WASHINGTON — Retail food prices at the supermarket increased in the first quarter of 2008, according to the latest American Farm Bureau Federation Marketbasket Survey.
The informal survey shows the total cost of 16 basic grocery items in the first quarter of 2008, was $45.03, up about 8 percent or $3.42 from the fourth quarter of 2007.
Of the 16 items surveyed, 11 increased, four decreased and one stayed the same in average price compared to the 2007 fourth-quarter survey. Compared to one year ago, the overall cost for the marketbasket items showed an increase of about 9 percent.
A 5-pound bag of flour showed the largest retail price increase, up 69 cents to $2.39.
Other items that increased in price were: cheddar cheese, up 61 cents to $4.71 per pound; corn oil, up 58 cents to $3.01 per 32-ounce bottle; a dozen large eggs, up 55 cents to $2.16; vegetable oil, up 38 cents to $2.63 per 32-ounce bottle; mayonnaise, up 22 cents to $3.14 for a 32-ounce jar; Russet potatoes, up 18 cents to $2.47 for a 5-pound bag; a 20-ounce loaf of white bread, up 16 cents to $1.78; apples, up 13 cents to $1.40 per pound; whole fryer chickens, up 9 cents to $1.37 per pound; and ground chuck, up 4 cents to $2.73 per pound.
Bacon was the only item in the survey that stayed the same in price, at $3.35 per pound.
Items that decreased in price were: whole milk, down 10 “cents to $3.81 per gallon; pork chops, down 8 cents to $3.31 per pound; a 9-ounce box of toasted oat cereal, down 8 cents to $2.97; and sirloin tip roast, down 5 cents to $3.80 per pound.
“More than a third of the increased cost reported this quarter is attributed to the two oil products and mayonnaise, which is oil-based. As expected, the drop in price for vegetable and corn oil observed in the last quarter of 2007, appears to have been temporary,” said Jim Sartwelle, an American Farm Bureau Federation economist.
“Continued strength in the wheat and cheese markets also contributed to the overall price increase for the basket of items.”
In addition, “It is important to note the contribution of runaway energy prices to the retail cost of food,” Sartwelle said.
“Transportation, processing and packaging all cost significantly more now than in prior years.”
As retail grocery prices have increased gradually, the share of the average food dollar that America’s farm and ranch families receive has dropped over time.
“In the mid-1970s, farmers received about one-third of consumer retail food expenditures on average. That figure has decreased steadily over time and is now just 22 percent, according to Agriculture Department statistics,” Sartwelle said.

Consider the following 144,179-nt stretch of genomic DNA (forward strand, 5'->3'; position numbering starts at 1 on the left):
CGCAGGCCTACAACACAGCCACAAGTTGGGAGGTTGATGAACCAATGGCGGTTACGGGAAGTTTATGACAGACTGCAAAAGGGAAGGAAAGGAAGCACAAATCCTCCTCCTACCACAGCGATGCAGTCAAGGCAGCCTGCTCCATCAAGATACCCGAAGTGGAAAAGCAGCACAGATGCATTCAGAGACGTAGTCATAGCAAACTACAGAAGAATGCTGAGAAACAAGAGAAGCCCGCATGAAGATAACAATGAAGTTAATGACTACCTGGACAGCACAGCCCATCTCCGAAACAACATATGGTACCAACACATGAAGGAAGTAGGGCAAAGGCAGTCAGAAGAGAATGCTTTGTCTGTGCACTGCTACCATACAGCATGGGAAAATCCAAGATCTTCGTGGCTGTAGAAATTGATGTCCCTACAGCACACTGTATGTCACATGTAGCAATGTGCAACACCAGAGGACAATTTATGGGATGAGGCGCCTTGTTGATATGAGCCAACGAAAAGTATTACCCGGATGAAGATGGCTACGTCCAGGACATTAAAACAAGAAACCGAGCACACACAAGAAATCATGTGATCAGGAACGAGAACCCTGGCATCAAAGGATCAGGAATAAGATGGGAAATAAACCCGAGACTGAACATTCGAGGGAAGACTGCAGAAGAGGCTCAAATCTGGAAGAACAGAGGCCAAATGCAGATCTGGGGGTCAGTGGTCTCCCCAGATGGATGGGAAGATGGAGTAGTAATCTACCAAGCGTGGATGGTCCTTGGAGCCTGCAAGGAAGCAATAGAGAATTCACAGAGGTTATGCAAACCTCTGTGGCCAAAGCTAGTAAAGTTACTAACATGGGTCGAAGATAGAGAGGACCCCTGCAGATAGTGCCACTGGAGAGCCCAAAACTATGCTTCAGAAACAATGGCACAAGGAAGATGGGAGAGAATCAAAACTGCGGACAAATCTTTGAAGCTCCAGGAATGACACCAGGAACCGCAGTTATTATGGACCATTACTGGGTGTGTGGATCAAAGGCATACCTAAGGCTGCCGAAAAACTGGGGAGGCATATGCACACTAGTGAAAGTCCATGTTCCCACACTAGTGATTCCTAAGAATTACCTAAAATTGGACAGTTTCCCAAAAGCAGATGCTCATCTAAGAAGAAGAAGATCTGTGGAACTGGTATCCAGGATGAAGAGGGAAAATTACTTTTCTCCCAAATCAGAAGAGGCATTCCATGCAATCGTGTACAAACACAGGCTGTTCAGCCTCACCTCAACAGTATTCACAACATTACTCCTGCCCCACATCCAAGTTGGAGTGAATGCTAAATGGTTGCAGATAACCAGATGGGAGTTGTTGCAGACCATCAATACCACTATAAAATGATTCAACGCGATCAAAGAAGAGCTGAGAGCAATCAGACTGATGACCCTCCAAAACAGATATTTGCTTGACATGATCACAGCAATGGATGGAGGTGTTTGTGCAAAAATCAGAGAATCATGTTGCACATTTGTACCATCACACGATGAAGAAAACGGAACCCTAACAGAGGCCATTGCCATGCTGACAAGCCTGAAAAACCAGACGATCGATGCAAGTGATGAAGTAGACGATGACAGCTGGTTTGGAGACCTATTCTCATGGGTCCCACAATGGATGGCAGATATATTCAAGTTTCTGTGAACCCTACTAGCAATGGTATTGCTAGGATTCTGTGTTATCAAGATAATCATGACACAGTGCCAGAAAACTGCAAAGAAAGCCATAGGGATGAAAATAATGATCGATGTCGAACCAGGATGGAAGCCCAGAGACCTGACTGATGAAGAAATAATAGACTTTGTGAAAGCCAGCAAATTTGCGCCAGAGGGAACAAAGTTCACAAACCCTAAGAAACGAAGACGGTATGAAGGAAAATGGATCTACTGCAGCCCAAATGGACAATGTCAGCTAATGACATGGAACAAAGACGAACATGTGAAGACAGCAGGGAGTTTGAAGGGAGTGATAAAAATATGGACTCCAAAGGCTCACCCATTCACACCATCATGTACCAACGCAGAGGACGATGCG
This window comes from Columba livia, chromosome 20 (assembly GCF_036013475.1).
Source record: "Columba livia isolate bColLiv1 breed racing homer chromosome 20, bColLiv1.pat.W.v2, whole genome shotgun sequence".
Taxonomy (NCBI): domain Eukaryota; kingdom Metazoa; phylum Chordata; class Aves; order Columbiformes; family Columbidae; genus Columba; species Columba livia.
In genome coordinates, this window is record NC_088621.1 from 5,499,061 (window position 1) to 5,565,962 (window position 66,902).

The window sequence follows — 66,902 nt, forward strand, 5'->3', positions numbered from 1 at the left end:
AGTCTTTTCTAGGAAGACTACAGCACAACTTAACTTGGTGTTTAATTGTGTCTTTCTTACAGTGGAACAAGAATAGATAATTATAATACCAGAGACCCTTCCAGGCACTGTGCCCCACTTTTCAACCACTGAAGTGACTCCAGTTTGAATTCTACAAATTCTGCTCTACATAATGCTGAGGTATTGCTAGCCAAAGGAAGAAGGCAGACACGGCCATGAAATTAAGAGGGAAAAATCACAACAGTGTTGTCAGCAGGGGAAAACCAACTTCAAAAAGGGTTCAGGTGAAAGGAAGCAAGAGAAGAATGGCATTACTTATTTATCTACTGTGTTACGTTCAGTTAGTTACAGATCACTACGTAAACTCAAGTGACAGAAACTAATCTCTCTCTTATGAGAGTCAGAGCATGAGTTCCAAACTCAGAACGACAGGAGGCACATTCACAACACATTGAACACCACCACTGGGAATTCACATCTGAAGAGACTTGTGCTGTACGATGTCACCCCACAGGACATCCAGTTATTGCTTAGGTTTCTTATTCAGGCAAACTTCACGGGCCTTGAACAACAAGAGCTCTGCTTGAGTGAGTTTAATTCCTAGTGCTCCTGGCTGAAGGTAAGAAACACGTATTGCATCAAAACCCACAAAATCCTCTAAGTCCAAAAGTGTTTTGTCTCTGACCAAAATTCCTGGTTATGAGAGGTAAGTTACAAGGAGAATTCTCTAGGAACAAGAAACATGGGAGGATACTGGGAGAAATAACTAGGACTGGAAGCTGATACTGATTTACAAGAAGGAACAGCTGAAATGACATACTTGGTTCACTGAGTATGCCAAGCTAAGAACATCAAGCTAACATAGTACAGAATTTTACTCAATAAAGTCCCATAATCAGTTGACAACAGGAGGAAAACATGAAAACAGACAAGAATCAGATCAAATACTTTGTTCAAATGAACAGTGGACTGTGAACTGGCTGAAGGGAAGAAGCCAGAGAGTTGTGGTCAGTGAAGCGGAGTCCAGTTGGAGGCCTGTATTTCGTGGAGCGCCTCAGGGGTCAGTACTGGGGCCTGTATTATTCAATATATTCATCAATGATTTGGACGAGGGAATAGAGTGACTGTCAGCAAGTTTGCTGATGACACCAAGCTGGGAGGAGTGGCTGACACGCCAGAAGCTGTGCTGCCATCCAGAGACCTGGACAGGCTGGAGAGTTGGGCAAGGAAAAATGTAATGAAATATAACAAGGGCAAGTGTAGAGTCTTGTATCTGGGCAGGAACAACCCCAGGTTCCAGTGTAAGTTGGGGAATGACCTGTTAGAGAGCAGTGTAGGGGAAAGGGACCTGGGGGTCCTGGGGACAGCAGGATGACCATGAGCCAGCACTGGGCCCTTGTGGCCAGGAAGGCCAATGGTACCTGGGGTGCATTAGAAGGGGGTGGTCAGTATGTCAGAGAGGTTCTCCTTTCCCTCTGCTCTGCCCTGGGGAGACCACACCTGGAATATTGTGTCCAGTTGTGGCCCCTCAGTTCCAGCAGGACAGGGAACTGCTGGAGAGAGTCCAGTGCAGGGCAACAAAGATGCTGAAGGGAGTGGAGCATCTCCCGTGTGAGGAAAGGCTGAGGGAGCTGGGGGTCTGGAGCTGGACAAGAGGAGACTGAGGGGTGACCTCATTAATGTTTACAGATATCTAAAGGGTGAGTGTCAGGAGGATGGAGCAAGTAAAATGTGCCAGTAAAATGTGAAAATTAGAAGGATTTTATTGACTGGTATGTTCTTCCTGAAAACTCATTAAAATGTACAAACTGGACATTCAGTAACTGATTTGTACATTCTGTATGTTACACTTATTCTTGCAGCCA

Using that percentage across the board, the farmer’s share of this quarter’s $45.03 marketbasket total would be $9.90.
Milk and egg prices are still climbing
For the first quarter of 2008, shoppers reported the average price for a half-gallon of regular whole milk was $2.40, up 2 cents from the prior quarter.
The average price for 1 gallon of regular whole milk was $3.81, down 10 cents.
Comparing per-quart prices, the retail price for whole milk sold in gallon containers was about 20 percent lower compared to half-gallon containers, a typical volume discount long employed by retailers.
The average price for a half-gallon of rbST-free milk was $3.30, up 24 cents from the last quarter or nearly 40 percent higher than the reported retail price for a half-gallon of regular milk ($2.40).
The average price for a half-gallon of organic milk was $3.63, up 16 cents compared to the third quarter, or approximately 50 percent higher than the reported retail price for a half-gallon of regular milk ($2.40).
Compared to the first quarter of 2007, retail prices for regular milk in gallon and half-gallon containers rose 10 percent and 8 percent, respectively, during the first quarter of 2008. The average retail price for rbST-free milk rose about 10 percent, as well.
The average retail price for organic milk in half-gallon containers went up and down slightly over the year and was 2 cents higher in the first quarter of 2008, compared to a year ago.
For the first quarter of 2008, the average price for one dozen regular eggs was $2.16, up 55 cents compared to the last quarter.
The average price for “cage-free” eggs increased 23 cents to $3 per dozen, around 40 percent more per dozen than regular eggs.
Regular eggs increased in retail price by 38 percent between the first quarter of 2007, and the first quarter of 2008; “cage–free” eggs increased about 35 percent.
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